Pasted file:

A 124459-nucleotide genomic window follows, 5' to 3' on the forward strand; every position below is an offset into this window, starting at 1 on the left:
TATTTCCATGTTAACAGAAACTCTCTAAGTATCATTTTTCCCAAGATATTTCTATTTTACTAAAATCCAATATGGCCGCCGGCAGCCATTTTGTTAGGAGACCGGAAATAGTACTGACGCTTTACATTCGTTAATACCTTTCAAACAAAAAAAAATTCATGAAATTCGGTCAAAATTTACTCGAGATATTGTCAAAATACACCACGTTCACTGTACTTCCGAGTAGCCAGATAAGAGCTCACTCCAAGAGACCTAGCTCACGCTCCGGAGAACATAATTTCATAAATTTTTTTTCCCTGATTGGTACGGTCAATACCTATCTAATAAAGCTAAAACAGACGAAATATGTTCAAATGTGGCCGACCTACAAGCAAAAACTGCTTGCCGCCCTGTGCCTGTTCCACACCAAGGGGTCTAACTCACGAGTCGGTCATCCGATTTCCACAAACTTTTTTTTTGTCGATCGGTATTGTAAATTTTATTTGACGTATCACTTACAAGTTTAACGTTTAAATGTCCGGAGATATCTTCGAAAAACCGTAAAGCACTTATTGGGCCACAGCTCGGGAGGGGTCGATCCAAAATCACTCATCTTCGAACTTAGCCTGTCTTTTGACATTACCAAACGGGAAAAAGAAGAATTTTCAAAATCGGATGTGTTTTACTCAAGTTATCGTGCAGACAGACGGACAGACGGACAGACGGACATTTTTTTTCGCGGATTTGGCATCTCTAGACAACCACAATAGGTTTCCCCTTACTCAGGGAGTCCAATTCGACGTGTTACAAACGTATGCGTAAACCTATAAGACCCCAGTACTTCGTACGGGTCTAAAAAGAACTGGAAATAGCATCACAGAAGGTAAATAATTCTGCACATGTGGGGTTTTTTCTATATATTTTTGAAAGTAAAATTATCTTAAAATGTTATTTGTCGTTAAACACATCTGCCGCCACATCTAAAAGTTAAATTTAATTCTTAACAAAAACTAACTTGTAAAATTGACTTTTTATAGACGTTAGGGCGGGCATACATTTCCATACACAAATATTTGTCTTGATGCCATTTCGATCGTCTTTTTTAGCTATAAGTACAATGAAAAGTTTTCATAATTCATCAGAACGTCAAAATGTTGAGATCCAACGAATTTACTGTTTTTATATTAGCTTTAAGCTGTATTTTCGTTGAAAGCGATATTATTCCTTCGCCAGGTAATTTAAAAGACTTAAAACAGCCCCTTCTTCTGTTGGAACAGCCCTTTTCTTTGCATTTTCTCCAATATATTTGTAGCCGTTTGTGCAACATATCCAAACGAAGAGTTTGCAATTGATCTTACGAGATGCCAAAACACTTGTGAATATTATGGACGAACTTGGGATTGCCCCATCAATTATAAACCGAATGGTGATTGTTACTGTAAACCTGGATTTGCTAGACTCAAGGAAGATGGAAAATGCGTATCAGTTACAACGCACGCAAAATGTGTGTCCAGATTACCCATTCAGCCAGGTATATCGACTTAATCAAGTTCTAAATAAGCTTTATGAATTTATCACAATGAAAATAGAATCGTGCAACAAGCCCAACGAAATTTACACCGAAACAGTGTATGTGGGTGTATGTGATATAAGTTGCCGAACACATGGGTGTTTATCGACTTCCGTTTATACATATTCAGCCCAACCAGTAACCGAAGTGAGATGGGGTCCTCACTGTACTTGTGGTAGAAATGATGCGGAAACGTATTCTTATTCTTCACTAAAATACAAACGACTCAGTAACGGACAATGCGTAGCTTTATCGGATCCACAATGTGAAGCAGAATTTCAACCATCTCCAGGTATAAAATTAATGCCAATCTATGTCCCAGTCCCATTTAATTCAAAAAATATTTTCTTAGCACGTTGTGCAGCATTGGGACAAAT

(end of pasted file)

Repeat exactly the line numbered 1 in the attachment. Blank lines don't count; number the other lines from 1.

A 124459-nucleotide genomic window follows, 5' to 3' on the forward strand; every position below is an offset into this window, starting at 1 on the left: